German conservatives warned their Social Democrat (SPD) partners not to score points in a row over the activities of the BND intelligence agency after an attack on Chancellor Angela Merkel by the SPD chief threatened unity in the coalition.
Sigmar Gabriel pushed Merkel into the spotlight on Monday over allegations that the BND had helped the US National Security Agency (NSA) to spy on European firms and officials.
Merkel’s conservatives and the SPD have had a harmonious 18 months of power-sharing, introducing several policies championed by the Social Democrats such as a minimum wage.
With a federal election still two-and-a-half years away, however, an outbreak of sniping now could hamper policymaking, for example over an EU-US trade deal.
Topselling Bild ran the headline “Gabriel rips into Merkel” and a columnist wrote: “From now on, nothing will be as it was.”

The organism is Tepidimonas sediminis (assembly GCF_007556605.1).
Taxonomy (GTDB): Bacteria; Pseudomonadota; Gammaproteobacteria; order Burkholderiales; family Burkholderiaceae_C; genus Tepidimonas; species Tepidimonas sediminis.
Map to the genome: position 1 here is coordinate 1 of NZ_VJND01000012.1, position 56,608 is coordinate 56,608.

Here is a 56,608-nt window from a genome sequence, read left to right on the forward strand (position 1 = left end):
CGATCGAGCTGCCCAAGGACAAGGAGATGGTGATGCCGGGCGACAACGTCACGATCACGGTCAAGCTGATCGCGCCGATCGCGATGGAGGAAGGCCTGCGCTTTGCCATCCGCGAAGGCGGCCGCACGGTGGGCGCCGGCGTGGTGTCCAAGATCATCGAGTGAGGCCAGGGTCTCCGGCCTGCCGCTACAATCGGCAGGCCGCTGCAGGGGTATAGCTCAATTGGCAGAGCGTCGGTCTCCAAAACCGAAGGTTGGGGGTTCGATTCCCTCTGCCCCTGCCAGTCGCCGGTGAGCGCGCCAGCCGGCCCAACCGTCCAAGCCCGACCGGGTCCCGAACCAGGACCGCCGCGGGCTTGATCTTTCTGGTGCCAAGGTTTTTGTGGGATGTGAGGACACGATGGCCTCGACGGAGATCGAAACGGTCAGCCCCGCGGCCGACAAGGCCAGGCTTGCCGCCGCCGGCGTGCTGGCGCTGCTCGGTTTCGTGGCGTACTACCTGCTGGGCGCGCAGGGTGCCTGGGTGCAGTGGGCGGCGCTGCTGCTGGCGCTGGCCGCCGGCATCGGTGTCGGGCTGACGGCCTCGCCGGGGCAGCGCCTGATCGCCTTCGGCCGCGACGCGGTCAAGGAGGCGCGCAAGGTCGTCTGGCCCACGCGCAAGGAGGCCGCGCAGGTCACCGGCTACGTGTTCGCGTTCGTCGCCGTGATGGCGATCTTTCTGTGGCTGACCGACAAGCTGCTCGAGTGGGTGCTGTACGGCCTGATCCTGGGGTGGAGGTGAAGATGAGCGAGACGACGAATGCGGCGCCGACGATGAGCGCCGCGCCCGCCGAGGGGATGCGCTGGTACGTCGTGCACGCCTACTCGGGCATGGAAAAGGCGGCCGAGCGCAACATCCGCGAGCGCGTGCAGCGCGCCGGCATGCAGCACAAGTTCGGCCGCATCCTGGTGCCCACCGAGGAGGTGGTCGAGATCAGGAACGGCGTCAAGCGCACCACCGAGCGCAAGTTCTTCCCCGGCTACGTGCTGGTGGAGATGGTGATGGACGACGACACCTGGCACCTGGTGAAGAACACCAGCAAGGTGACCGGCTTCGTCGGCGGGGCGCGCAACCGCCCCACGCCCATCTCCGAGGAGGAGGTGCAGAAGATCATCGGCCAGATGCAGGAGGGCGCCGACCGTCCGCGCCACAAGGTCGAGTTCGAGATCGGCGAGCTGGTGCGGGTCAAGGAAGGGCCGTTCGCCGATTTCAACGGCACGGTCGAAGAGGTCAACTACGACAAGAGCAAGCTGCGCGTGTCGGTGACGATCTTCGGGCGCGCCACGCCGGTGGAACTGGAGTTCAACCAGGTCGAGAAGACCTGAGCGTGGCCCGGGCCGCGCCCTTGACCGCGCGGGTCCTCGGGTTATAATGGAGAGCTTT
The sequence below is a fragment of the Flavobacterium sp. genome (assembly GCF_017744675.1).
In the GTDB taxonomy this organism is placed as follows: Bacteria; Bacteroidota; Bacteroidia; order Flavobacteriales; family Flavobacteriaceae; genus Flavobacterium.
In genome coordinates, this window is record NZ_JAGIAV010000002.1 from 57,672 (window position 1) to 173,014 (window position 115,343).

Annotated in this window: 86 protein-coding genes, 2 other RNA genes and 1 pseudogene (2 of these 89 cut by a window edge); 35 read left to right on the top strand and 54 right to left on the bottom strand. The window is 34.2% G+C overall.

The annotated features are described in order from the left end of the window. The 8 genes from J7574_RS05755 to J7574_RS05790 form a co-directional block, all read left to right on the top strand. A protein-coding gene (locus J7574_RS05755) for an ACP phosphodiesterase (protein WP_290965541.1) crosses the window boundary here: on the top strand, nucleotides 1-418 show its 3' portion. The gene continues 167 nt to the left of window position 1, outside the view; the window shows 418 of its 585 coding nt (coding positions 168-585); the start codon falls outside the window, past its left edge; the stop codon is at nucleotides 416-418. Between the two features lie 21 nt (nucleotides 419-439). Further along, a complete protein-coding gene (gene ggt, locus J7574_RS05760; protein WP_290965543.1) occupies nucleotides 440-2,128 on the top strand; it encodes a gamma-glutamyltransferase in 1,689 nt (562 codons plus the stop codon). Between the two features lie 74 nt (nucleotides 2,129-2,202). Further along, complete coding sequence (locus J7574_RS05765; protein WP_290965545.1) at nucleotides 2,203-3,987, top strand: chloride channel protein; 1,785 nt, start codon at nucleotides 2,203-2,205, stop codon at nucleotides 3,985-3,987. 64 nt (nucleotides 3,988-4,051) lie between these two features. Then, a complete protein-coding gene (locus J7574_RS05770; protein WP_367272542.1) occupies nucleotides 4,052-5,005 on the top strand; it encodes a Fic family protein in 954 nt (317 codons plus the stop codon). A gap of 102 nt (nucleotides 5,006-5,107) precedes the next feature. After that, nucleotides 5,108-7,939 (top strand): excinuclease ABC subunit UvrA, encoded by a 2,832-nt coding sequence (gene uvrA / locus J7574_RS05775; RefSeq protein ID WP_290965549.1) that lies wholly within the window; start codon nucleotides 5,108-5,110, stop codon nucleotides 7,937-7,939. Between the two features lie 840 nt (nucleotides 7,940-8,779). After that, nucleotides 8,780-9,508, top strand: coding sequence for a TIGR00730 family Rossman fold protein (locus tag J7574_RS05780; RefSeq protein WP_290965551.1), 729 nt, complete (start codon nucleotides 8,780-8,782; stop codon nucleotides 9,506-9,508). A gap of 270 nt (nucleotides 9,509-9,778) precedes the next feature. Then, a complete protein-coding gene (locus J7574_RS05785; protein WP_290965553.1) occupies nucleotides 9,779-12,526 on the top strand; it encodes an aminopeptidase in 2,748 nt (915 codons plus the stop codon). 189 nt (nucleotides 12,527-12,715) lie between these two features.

Several senior conservatives attributed the criticism of Merkel to SPD jitters over their low poll ratings.
“The convulsive endeavour by Mr Gabriel to draw the chancellor into this is a confused attempt by the head of the SPD to break out of its opinion poll rut,” conservative Hans-Peter Uhl told Handelsblatt daily.
An INSA poll showed yesterday that Merkel’s conservatives had been untouched by the latest BND scandal, inching up half a point to 41% while the SPD was unchanged on 25%.
Gabriel said on Monday he had twice asked Merkel if there were further cases of industrial espionage and she had said no. If that turned out not to be the case it would be a blow, he said. “What we are now experiencing is an affair, a secret services scandal capable of causing a very big shock.”
Privacy is a highly sensitive subject in Germany due to extensive snooping by the Stasi secret police in Communist East Germany and by the Gestapo in the Nazi era.
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